Use this URL to cite or link to this record in EThOS: http://ethos.bl.uk/OrderDetails.do?uin=uk.bl.ethos.523872
Title: Understanding resistance to childhood vaccination in the UK : radicals, reformists and the discourses of risk, trust and science
Author: Hobson-West, Pru
ISNI:       0000 0001 2451 9219
Awarding Body: University of Nottingham
Current Institution: University of Nottingham
Date of Award: 2005
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Abstract:
Vaccination is regarded by the medical profession as one of the greatest public health success stories, and recent opposition, for example over the MMR (measles, mumps and rubella) vaccine, as a failure of understanding. Relatively little social scientific analysis exists on vaccination opposition. However, risk, trust and science are dominant themes within literature on public resistance to technology, and in contemporary theories such as risk society. This thesis therefore evaluates the relevance of these themes for an understanding of vaccination resistance in the UK. The empirical research primarily involves a discourse analysis of interview, document and website data generated from ten parental organisations, established to campaign against aspects of vaccination policy. The study defines these organisations as 'Vaccine Critical groups' and further classifies them into Radical and Reformist categories. In contrast to smallpox vaccination in nineteenth century England, vaccination is no longer compulsory in the UK. Nevertheless, from a governmentality perspective, the individual is still subjected to, what can be termed, the 'imperative of vaccination'. This thesis argues that the Vaccine Critical groups resist this imperative: first, by reframing risk as unknown, non-objective and individual specific; second, by demonstrating an ambivalent relationship with science; and third, by challenging faith in professional expertise and constructing the parent as the potential vaccine expert. These discourses create another type of moral imperative, which actually conforms to developments in the new public health that are encouraged by the state and the medical profession. The findings demonstrate the limits of a realist approach to risk, challenge existing theories of risk society and complicate assumptions about a public crisis of trust in expertise or science. Policy implications include the need to engage with vaccine resisters and their critical discourses, and to reassess the value of risk communication strategies.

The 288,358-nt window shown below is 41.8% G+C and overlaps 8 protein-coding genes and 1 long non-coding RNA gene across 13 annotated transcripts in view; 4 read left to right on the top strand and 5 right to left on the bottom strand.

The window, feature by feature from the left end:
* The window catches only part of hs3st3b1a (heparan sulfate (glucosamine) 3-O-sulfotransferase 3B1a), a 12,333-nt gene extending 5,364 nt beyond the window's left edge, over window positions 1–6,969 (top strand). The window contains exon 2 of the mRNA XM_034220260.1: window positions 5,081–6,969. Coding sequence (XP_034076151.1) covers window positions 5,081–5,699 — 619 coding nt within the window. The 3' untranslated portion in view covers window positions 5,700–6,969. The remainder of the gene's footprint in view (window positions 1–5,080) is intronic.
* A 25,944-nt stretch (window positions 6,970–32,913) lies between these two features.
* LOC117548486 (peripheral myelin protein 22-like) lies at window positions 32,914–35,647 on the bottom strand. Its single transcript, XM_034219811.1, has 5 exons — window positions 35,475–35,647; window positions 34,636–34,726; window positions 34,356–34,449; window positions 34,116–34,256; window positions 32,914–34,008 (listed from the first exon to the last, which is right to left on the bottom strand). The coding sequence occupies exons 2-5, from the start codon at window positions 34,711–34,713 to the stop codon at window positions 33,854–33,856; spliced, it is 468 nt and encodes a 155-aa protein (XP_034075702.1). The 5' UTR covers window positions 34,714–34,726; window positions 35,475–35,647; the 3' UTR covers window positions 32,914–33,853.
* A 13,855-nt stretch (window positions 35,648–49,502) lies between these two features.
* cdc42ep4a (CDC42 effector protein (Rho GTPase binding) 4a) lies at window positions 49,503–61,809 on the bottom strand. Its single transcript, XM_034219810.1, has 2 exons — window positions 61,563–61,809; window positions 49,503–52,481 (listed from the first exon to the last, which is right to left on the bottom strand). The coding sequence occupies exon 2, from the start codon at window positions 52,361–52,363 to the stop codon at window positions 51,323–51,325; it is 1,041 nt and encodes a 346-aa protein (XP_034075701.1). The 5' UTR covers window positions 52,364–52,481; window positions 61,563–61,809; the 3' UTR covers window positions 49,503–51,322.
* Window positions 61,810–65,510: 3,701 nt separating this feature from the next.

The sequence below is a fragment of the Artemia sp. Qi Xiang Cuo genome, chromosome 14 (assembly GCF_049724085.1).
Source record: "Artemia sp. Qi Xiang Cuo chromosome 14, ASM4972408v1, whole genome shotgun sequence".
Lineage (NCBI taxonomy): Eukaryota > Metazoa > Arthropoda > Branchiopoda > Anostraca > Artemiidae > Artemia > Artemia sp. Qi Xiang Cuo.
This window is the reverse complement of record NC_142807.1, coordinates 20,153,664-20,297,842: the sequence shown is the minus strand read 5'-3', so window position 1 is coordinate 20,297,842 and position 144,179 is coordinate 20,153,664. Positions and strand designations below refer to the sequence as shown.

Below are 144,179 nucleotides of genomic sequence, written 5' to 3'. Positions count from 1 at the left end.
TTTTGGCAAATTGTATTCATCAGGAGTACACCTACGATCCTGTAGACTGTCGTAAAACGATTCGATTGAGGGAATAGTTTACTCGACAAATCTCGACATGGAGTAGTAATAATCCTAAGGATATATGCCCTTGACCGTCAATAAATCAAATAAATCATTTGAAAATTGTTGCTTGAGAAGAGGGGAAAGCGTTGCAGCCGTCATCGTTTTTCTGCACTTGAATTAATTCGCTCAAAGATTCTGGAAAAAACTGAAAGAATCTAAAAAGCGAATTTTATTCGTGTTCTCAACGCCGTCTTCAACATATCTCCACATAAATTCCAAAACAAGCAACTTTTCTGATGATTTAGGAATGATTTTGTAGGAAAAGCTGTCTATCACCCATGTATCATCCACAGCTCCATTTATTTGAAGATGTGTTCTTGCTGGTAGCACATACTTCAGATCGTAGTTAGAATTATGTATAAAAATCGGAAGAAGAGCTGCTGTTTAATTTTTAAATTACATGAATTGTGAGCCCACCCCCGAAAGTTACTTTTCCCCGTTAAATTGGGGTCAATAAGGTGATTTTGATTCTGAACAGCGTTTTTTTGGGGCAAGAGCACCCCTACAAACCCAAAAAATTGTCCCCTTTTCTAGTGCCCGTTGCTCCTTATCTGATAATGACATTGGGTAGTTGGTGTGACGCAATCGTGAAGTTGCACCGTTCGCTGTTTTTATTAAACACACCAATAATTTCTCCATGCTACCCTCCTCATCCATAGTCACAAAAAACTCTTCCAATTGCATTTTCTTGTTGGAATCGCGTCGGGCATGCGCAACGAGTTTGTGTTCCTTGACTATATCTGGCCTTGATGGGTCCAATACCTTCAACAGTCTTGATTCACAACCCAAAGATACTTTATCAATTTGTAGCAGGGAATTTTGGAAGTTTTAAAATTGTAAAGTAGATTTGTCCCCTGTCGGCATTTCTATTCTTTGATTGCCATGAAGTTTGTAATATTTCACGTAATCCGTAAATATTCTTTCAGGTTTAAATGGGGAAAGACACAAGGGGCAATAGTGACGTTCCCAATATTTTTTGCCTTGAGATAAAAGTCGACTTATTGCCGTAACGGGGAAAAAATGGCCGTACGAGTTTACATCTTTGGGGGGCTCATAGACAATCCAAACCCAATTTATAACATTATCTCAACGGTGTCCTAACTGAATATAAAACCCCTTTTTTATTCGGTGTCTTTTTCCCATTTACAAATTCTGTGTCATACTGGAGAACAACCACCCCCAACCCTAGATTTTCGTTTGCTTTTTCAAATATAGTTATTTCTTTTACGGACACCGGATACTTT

Supervisor: Not available Sponsor: Not available
Qualification Name: Thesis (Ph.D.) Qualification Level: Doctoral
EThOS ID: uk.bl.ethos.523872  DOI: Not available
Keywords: RJ Pediatrics
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